The cornerstones of the players’ fitness are laid in off season training. However, their skills are also developed during the season proper.
“We do a lot of mobility training because it prevents injuries and has an impact on force generation. Players also frequently go to the gym. Good force generation does help in the matches, but it also prevents injuries. These features must be continuously developed,” Rekimies says.
The Ilves team also utilises technology in training. By monitoring the players’ heart rate, coaches get feedback on whether training is happening on the correct level of strenuousness.
“We are using a heart rate monitoring system which provides data on eg how fast the players’ heart rate increases and decreases during exercise,” Rekimies says.
In order to enhance recovery, the team uses a cold compression system, which intensifies recovery by the means of pressure and cold temperature.
“Some players are really keen to use the device. A few days ago we joked that we should have a number system for managing the queue,” Rekimies says.
Players use the device after each training session, and the team takes it along to away games.
“We take it with us so that the players can start the recovery process immediately on their way home,” says Rekimies.
According to Leppänen, studies have shown that the right kind of training reduces players’ injuries.
“There is a lot of good research on this topic. However, it is not yet known how widely and effectively the studied training practices are used in Finland,” she says.
Leppänen mentions the FIFA 11+ Injury Prevention Programme as a well-functioning training method. Proper warm-up prepares the player for training by activating and strengthening the exercise trajectories and the muscles needed in the exercise.
“There is good evidence on the benefits of functional strength training. Studies show that proper training would prevent more than half of football injuries. Movement control, muscular fitness, mobility, coordination and balance are means to avoid injuries,” Leppänen says.
During rehabilitation after the injury, Mensah learned much about what is required of an athlete.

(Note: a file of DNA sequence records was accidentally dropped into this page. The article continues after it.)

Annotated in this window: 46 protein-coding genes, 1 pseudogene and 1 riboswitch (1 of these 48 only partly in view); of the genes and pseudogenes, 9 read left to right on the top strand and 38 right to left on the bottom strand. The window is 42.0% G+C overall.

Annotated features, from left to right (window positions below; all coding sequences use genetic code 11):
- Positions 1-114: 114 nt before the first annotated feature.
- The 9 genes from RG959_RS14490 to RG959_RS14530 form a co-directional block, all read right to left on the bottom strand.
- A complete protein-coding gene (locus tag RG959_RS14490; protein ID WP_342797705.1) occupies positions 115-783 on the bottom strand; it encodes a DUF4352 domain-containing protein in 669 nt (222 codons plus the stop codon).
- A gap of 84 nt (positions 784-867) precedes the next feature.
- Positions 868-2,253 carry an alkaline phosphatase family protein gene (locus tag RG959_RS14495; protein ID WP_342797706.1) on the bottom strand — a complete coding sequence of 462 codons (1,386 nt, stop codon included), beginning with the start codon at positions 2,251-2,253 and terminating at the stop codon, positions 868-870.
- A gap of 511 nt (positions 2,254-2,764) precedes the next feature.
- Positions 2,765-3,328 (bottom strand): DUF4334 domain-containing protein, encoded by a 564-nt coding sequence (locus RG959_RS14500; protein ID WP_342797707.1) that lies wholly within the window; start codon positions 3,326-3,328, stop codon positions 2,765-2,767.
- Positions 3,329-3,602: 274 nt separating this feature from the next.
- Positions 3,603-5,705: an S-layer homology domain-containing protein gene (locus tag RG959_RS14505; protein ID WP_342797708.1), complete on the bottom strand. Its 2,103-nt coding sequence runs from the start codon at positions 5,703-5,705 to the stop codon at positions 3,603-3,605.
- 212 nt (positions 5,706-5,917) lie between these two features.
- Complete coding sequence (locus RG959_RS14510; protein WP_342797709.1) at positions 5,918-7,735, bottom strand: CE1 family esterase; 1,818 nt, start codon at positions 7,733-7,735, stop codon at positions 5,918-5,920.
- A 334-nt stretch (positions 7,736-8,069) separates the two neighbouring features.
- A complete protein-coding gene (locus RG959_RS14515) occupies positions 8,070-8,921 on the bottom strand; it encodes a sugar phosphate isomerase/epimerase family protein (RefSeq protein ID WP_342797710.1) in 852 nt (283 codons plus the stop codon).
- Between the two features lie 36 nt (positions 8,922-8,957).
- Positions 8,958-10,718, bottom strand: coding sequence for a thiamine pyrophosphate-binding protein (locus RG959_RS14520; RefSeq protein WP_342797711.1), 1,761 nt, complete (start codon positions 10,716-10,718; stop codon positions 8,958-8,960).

“I am now stronger and lighter than before the injury. Because an injured player cannot practice normally, special attention must be paid to diet. I now understand better what a good diet and adequate rest means for an athlete,” Mensah says.
In addition to football practice, Mensah undertakes mobility and strength exercises independently. Regular stretching is also part of his training regime.
“I do mobility exercises before and immediately after every training session and at the end of every day before going to bed,” Mensah says.
The injury has taught Mensah the meaning of mental resilience.
“Injuries are part of football. However, players must understand that injuries do not necessarily mean the end of their career. After investing fully in rehabilitation, a player can return to the field even stronger,” Mensah explains.
The research results will be disseminated via the Healthy Athlete Program. The website of the program and its social media channels provide a wealth of scientific knowledge on athletes’ health and injury prevention as well as videos of injury prevention exercises that studies have found to be effective.
The UKK Institute is a private research and expert centre in the field of health and sports. The Institute’s mission is to promote the health and physical performance of the population by the means of reducing immobility, sports injuries, and leisure time accidents as well as increasing physical activity.
The board of the Institute comprises representatives from the Ministry of Social Affairs and Health, the Ministry of Education and Culture, the City of Tampere, and Tampere University among others.
The UKK Institute is an expert centre of the Ministry of Social Affairs and Health in the field of health.